"When you travel, remember that a foreign country is not designed to make you comfortable. It is designed to make its own people comfortable."
The scene: Cozumel International Airport (CZM), Cozumel, Quintana Roo, Mexico. Boarding gate 6. A hundred or so passengers have been cooling their heels for several hours awaiting a late-arriving American Airlines 737-800. Severe weather in the Dallas/Ft. Worth area (the flight's origination) has snarled air traffic. Although Cozumel airport is comfortable, with a number of worthy distractions ("A 750 ml bottle of Bombay Sapphire is how much?!") once one leaves the comfy confines of an all-inclusive resort, nothing but home is acceptable. Edgy is one way to describe the throng, munching on airport snack foods and jealously eying the passengers boarding a US Air flight to Charlotte. Cranky is another.
A sense of foreboding overtakes us. At the US Air gate are three security people, having roped off a table, doing pre-boarding spot checks. Super. Nothing like having someone root through carry-on while others cluck sympathetically, lugging their steamer trunk-sized uprights bound for limited overhead compartments - the victim's rightful space, no doubt.
By and by our chariot arrives and it is our turn to head home...and run the gauntlet. But, fear not. We are saved by "that guy."
Actually, it was a woman. Selected for personal service by security, she puts up a fuss. They want to swab her hands (to ensure no bomb building, I guess) but she freaks. "What are you doing?" she demands to know. She refuses to cooperate, wants to know what is on the swabs...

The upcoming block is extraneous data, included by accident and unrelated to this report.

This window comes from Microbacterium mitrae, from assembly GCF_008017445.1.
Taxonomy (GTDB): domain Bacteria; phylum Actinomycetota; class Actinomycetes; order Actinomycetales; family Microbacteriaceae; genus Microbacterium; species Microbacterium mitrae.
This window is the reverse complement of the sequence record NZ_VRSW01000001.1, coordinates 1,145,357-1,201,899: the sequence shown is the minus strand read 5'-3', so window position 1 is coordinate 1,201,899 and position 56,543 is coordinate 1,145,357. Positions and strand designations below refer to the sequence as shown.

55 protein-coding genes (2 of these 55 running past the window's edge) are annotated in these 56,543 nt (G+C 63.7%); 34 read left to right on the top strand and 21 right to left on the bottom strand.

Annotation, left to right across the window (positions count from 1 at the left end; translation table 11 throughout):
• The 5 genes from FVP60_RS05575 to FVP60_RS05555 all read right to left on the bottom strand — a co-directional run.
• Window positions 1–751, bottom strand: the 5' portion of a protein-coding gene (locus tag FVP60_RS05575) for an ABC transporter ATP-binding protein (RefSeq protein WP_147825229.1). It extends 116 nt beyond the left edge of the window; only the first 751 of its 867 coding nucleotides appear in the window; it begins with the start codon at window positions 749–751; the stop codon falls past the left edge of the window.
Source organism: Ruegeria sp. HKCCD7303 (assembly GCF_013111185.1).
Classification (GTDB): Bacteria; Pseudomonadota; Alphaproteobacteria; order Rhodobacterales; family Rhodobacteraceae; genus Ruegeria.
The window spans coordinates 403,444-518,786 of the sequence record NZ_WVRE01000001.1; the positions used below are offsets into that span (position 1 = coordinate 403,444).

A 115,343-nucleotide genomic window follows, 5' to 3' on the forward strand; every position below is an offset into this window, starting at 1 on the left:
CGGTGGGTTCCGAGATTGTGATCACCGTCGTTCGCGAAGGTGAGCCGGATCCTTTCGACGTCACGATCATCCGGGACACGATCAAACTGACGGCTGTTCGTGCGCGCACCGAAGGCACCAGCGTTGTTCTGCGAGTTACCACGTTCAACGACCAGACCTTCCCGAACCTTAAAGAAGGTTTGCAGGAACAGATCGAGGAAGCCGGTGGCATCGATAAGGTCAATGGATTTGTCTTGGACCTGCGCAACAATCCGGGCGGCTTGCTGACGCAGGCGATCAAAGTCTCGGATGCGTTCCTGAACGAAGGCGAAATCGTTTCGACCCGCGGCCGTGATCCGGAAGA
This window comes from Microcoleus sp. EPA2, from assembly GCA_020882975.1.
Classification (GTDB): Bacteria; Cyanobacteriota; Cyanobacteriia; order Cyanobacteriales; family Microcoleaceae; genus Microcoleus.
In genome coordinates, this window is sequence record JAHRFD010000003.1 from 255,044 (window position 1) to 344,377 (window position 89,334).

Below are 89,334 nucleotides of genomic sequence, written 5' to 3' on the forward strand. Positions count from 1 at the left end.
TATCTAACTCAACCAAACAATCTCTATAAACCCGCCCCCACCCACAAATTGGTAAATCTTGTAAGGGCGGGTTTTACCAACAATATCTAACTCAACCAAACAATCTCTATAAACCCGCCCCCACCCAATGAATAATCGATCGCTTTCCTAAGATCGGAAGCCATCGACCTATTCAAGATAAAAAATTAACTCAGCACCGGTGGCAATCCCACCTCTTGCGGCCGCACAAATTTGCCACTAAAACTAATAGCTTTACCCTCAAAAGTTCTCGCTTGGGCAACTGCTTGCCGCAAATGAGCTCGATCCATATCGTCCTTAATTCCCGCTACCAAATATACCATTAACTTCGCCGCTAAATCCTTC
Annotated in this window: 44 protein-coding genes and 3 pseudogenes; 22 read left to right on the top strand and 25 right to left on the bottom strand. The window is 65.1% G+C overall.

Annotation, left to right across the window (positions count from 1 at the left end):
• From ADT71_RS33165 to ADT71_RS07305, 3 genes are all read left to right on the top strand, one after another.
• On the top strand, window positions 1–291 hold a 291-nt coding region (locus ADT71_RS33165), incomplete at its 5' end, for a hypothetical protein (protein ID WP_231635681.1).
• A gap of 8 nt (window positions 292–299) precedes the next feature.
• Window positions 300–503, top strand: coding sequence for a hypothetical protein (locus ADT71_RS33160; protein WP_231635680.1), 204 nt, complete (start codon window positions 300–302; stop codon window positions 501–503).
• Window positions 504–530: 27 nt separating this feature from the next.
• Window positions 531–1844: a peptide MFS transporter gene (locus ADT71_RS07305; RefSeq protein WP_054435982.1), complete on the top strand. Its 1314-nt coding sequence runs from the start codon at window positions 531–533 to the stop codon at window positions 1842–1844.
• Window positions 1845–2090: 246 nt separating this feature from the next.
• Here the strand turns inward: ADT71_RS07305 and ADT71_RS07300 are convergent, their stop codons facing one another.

A friend told me of his arrival in Iraq. He was following a long line of people shuffling toward a check point. Apparently concerned about allowing illness into the country, everyone was having their temperature taken. Forehead sweep? Disposable plastic tip? No. Glass thermometer, swished in alcohol between examinations. He was appropriately taken aback. He had a right to complain. (He declined their invitation, saying he felt fine, thank you). But, I digress. Back to Cozumel.
Now, it's a scene. She demands to know why she has been singled out, what they are doing to her hands and can she speak to a supervisor? This presents two very interesting observations.
First, with her to entertain them, the security people are not going to care about an aging traveler and his wife taking leave of beautiful Cozumel and boarding the silver bird bound for home.
Second... Mexico is a sovereign country. They try to make getting in and out as easy as possible, but it is their country. They have rules and procedures that make sense to them. If they don't make sense to you, spend your vacation somewhere else. Anyway, the soldier looking on certainly didn't seem inclined to summon his supervisor.
Not that she was in any real danger of being spirited off somewhere. But why take the chance? Years ago we were arriving at Liberia airport, Costa Rico, to attend a wedding. A woman was standing next to a table, her belongings strewn about. She was screaming at a woman in uniform. Others in similar uniforms were elbowing each other out of the way for a chance to scream back. We stood dutifully in line, but the first uniformed woman (apparently having lost her turn) smiled at us and waved us through.
Travel tip #1? When you are in line ahead of me, in a foreign country, and the locals involve you in one of their infil or exfil ops? Please, make a fuss. I'm on your side.